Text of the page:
by Sylvia Metcalfe
In 2006, at the International Congress of Human Genetics (ICHG) in Brisbane, a group of people with an interest in genetics education took part in a short workshop to discuss the notion of developing an International Genetics Education Network. The envisaged purpose of this network (IGEN) is to facilitate human genetics education at an international level by promoting and sharing expertise and resources, with its activities drawing on evidence-based educational principles. It was agreed that the primary focus of IGEN would be on health professionals. IGEN’s first global activity was a one and a half day satellite workshop at the 2011 ICHG in Montreal, entitled: Genetics, Primary Care, and Developing Countries.
The concept of this workshop was to bring together teams from developing countries and an expert faculty to consider the integration of genetic medicine into mainstream clinical practice.
The objectives were to:
- Understand the current situation in terms of education and services for clinical genetics in each country
- Ascertain the challenges in integration and education of clinical genetics services
- Formulate strategies and capacity building for integration of genetic medicine into mainstream clinical practice
- Develop general plans for improvement of genetics education and practice in each country.
The original intention was that each country’s team would consist of a clinical geneticist and a non-geneticist clinician who is an opinion leader in medical education. Invitations were sent out through the various human genetics societies and IGEN contacts for teams to apply.
The final mix of participants varied somewhat, reflecting differences in genetics services of certain countries and particular interest in genetics education. Final participants included some laboratory geneticists as well as participants from countries which, whilst not classified as developing (based on World Bank criteria), had genetic services and/or genetics education programs that were in their infancy, or who were based in USA but engaged in educational activities in developing countries. Furthermore, there were a few applicants (from Bahrain, Mongolia and Sudan) who were unfortunately denied visas.
Ultimately the workshop was attended by 35 participants from 16 different countries, including China, Egypt, India, Jordan, Sri Lanka, Thailand, Vietnam as well as Brazil, Canada, Chile, Cuba, Saudi Arabia, Turkey and USA, with ten faculty (organisers, speakers and facilitators) from Australia, Canada, Switzerland (originally from Iraq), UK and the USA.
The program began with an evening welcome session when participants introduced themselves and gave an overview of the current state of genetics services and genetics education in their respective countries, their role in integrating genetics into mainstream clinical practice, and challenges in achieving this integration. This was followed by an introduction by Prof Peter Farndon (UK) of the scope and development of genetic services, with general discussion led by Prof Judith Allanson (Canada). People seemed to enjoy this opportunity to share their experiences and were very slow to leave!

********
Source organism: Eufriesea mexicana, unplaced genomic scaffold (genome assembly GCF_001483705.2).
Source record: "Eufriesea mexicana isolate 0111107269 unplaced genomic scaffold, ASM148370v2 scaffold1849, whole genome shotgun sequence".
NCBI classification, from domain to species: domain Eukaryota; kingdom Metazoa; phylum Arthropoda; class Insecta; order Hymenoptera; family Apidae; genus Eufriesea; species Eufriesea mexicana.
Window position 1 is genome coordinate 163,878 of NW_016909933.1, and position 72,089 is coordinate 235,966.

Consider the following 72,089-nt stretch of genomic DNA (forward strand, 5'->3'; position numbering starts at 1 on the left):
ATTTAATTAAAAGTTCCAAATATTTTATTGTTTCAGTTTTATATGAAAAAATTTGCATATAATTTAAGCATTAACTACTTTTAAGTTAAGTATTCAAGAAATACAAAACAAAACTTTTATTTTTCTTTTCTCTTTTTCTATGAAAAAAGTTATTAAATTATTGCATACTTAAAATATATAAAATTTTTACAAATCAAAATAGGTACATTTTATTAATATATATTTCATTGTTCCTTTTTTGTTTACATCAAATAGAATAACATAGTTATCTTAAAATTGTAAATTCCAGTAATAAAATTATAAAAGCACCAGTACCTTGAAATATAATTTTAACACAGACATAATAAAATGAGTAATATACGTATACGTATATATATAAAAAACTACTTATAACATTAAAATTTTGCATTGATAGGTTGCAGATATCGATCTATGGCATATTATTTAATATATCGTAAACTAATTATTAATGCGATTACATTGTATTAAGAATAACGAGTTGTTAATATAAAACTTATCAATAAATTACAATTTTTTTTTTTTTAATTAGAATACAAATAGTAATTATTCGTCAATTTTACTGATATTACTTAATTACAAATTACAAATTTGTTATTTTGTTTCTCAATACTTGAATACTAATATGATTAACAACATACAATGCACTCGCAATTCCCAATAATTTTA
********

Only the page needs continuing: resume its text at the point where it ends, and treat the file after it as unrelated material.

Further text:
The next day started with three formal presentations and questions: the keynote address by Prof Aravinda Chakravarty, USA (Relevance of genetics to personal and public health in developing countries); Sharon Terry from the Genetic Alliance, USA (Patient and family perspectives in genetic medicine, importance of role of families as advocates for services and education); and Prof Hanan Hamamy, Switzerland/Iraq (Consanguinity in the developing world). These were followed by two breakout sessions involving facilitated small group discussions and feedback/general discussion. The first was preceded by a short presentation by Prof Sylvia Metcalfe (Australia) on frameworks for determining educational needs to inform strategies, which then formed the basis for discussion. The second breakout session involved discussion of strategies for engagement and teaching. Participants were then asked to consider developing action plans and these will be submitted and collated in the next couple of months, with a review of their progress 6-12 months after the workshop.
Participants received a pack of resources which added to their enthusiasm for the workshop. They expressed a keenness to continue the dialogue and to expand their networks. Video recordings of the sessions will be available to participants through an online networking group and there are plans to write a formal report of the workshop and subsequent activities.
Finally, it must be noted that the workshop relied heavily on sponsorship from a number of sources, and delegates from developing countries received travel support to attend. See the table below for a list of sponsors.
On behalf of IGEN: Sylvia Metcalfe, Joe McInerney, Peter Farndon, Kunal Sanghavi and Judith Allanson